Nicolas S.Xu Nicolas S.Xu - 2 months ago 7
TypeScript Question

In Typescript what is array as function name?

The below code is correctly compiled and executed by ts-node.

class C {
["abc"]() {
return "C";
}
}

let c = new C();

let className = c["abc"]();
console.log(className);


But I don't understand the following as class property.

["abc"]() {}


I think it involves a concept of computed property, but I don't understand this syntax.

Question 1:

["abc"] is an array with one string element at index 0. If you add a function definition around it, then ["abc"](){}, then what is it then? How could you use an array as function name?

Question 2:

why not the following way to invoke the member method?

c.["abc"]();

Answer

Just like foo['bar'] and foo.bar are equivalent ways to access an object member, you can use the indexer syntax with ['bar'] within object initializers and class definitions.

For your example, where the property is statically known at compile-time, this does not really offer you any advantage, since it’s directly equivalent to the following:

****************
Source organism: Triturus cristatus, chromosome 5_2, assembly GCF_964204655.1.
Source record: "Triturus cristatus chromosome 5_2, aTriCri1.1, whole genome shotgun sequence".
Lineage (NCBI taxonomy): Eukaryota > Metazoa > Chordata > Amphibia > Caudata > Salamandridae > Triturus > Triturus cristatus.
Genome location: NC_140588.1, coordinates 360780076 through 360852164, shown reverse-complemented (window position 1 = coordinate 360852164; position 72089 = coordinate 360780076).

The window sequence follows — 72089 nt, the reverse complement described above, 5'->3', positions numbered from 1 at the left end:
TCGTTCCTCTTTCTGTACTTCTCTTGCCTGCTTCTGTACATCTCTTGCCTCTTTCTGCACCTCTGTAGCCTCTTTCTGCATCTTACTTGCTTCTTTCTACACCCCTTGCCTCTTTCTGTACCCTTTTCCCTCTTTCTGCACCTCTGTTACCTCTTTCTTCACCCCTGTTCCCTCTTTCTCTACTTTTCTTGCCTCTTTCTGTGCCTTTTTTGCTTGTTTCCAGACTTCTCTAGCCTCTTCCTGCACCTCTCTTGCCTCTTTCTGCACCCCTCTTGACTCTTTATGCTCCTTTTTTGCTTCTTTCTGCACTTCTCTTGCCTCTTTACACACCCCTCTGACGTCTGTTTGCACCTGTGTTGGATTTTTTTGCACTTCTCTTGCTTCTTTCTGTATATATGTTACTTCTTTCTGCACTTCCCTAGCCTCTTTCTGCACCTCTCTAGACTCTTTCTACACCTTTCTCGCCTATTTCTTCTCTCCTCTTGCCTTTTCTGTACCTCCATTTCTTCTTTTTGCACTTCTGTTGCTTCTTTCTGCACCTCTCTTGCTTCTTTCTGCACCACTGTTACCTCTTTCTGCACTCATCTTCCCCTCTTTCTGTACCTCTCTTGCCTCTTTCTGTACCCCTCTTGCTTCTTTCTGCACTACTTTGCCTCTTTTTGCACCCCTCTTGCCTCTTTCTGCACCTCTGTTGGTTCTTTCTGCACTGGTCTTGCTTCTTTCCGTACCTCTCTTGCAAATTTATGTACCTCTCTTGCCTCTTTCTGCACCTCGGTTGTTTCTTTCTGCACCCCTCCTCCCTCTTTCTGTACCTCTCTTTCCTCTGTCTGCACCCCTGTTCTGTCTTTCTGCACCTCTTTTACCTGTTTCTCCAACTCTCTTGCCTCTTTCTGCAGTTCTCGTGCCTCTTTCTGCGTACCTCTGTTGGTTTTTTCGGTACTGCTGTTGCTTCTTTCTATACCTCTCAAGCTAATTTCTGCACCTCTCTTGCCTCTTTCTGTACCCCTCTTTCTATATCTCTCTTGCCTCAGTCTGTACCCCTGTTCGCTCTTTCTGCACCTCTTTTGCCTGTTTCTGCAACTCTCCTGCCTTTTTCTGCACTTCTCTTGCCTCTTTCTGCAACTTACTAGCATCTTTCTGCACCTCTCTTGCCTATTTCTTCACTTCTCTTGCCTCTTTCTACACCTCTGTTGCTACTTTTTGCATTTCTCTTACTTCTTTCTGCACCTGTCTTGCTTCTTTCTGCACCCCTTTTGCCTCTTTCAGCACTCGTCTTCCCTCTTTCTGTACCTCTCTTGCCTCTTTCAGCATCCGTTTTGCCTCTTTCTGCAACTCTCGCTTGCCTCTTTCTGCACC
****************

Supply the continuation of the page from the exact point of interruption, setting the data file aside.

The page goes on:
class C {
    abc() {
        return "C";
    }
}

However, the indexer syntax does allow you a few things that otherwise wouldn’t be possible.

For example, you can use member names that are not valid identifiers, e.g. names that start with a number, or have a dash inside:

class C {
    ['123foo']() { … }
    ['foo-bar']() { … }
}

It also allows you to dynamically specify the member name, by taking it from a variable:

let memberName = 'foo';
class C {
    [memberName]() { return 'bar'; }
}
console.log(new C().foo()); // bar

This is also used for Symbols in JavaScript, which offer a way to define members on objects that are not freely visible but only accessible with a direct access to that same symbol object. This will ultimately allow new high-level functionality, like Symbol.iterator does for iterating custom types.